An Egyptian writer called for Islamic reformation. The response reveals an authoritarian dilemma.

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General Sissi demonstrating the troubles with dictatorship and organized religions

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By Ezzedine C. Fishere

Source: Washington Post

In February, Egypt’s attorney general decided to investigate the writer and talk show host Ibrahim Eissa over his questioning of Salafi narratives of Islam. The move was a glaring contradiction to President Abdel Fatah al-Sissi’s repeated calls for the reformation of Islamic discourse. That contrast highlights the dilemma faced by Arab authoritarian rulers: Having decimated secularists and discredited liberalism, they have nothing left to fight Salafi thought with, and end up conceding further.

Since he seized power, Sissi has adopted the aura of an Islamic reformer. He restored churches attacked by extremists and legalized hundreds more, took the unusual step of attending Christmas Mass regularly and, last month, nominated a Christian judge to head Egypt’s highest court for the first time ever. Moreover, Sissi criticized the dominant Islamic thought, saying it set Muslims against one another and the rest of the world. He also chastised Egyptians for fearing religious reformation instead of seeking it. For all this, Sissi earned praise, especially outside Egypt.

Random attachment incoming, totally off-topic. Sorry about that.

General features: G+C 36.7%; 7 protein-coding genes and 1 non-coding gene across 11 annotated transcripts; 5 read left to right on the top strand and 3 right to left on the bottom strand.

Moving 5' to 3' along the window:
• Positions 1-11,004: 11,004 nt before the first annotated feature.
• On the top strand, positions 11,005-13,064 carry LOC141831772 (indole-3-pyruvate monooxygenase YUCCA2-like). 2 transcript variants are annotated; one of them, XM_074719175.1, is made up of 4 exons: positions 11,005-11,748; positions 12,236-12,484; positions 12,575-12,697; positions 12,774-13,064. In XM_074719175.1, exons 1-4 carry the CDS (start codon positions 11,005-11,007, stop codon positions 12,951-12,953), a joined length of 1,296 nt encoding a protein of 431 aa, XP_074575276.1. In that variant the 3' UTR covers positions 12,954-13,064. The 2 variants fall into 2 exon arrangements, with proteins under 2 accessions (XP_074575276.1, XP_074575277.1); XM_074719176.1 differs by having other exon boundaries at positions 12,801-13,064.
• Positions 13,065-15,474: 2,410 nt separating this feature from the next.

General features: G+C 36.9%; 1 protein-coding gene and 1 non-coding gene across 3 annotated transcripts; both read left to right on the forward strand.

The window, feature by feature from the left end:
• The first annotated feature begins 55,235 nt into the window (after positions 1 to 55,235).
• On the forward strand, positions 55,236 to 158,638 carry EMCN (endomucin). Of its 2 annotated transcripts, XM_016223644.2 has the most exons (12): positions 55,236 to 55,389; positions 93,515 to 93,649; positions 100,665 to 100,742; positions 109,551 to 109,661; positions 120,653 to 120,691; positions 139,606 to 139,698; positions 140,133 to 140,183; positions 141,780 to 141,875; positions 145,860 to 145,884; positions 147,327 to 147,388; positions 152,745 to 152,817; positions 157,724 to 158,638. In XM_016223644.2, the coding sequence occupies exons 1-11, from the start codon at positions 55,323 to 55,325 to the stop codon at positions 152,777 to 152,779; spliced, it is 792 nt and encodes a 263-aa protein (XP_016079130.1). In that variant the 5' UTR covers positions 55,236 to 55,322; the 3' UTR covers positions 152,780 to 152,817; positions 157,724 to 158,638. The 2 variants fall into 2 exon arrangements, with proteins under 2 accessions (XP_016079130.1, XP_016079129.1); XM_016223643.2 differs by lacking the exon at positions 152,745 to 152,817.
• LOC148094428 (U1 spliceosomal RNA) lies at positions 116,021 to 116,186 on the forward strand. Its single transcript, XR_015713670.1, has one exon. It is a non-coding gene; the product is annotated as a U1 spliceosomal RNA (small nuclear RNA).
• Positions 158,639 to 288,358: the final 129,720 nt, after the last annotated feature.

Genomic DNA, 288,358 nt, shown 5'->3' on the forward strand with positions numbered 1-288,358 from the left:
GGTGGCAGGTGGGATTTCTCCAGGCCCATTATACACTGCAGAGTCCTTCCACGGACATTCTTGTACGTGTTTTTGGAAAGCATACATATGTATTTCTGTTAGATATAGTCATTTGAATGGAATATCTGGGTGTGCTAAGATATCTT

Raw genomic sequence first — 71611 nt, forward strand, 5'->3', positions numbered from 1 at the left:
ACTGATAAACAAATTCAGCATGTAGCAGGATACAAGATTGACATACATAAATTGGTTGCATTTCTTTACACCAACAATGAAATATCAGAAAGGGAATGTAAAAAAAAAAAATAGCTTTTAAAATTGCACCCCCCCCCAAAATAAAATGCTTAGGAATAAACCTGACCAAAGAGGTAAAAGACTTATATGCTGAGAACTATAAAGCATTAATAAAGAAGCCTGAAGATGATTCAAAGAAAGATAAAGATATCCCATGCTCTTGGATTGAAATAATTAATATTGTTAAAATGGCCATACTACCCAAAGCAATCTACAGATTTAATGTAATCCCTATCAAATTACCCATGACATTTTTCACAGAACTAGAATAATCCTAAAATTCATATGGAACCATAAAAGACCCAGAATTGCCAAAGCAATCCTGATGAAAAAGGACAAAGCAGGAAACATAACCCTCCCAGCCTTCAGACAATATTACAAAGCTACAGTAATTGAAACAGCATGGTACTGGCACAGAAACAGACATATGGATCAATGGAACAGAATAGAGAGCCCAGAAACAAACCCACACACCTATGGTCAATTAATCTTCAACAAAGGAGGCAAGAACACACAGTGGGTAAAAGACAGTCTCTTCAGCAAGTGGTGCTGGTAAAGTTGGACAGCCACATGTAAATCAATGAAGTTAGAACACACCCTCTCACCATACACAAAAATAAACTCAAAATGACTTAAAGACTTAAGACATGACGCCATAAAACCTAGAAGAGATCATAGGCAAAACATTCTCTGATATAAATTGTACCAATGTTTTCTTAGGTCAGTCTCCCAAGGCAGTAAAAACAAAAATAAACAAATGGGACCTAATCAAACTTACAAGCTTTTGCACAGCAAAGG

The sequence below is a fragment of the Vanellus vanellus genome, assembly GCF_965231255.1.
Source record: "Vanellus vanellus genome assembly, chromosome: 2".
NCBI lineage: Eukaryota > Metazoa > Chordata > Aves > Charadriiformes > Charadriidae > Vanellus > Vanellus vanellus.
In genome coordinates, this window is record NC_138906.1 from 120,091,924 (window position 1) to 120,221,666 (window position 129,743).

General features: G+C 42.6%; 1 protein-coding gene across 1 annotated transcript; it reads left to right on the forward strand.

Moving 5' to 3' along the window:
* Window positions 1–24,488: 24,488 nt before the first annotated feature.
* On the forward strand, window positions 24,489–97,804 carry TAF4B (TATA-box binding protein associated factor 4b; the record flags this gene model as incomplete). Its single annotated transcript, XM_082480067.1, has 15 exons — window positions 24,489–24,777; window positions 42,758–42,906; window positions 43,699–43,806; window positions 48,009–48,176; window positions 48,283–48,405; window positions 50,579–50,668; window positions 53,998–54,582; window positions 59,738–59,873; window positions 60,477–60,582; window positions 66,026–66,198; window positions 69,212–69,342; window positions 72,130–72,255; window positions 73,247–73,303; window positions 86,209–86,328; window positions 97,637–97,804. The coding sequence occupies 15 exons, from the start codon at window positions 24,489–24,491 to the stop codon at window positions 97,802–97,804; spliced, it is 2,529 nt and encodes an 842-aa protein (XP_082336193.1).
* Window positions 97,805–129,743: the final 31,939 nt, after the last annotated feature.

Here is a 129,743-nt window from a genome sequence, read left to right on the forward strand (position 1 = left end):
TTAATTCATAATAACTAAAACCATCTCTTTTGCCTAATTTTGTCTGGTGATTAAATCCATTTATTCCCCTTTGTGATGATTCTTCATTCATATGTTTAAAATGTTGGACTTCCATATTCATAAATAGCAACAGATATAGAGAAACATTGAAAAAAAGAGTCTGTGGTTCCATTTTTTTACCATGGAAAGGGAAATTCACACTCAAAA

While Sissi was expressing those views, security services were locking up Coptic activists and violating the religious rights of other minorities. Fatma Naoot, a secular poet, was sentenced in January 2016 to three years in jail for mocking the slaughter of sacrificial animals for Eid al-Adha. A month later, another court sentenced four Coptic teenagers to up to five years in prison for also “insulting Islam.” Ramy Kamel, a Coptic rights defender, was arrested in November 2019, allegedly tortured and jailed in “pretrial detention” for over two years.

Meanwhile, the Bahais and other religious communities that don’t enjoy the protections the constitution theoretically grants to “recognized religions” are constantly denied the right to freely worship and practice personal rights related to marriage, inheritance and burial. When they demand those rights, security services use blasphemy laws to silence them.

More tellingly, security services also persecuted those who advocated for the very Islamic reformation the president has called for. In 2015, young writer and television anchor Islam Behery heeded Sissi’s call to take a critical look at religious interpretations, to rid Islam of the ideas used by extremists to justify violence. His show was suspended, and he was sentenced to five years in jail, reduced to one, for “contempt of religion.”

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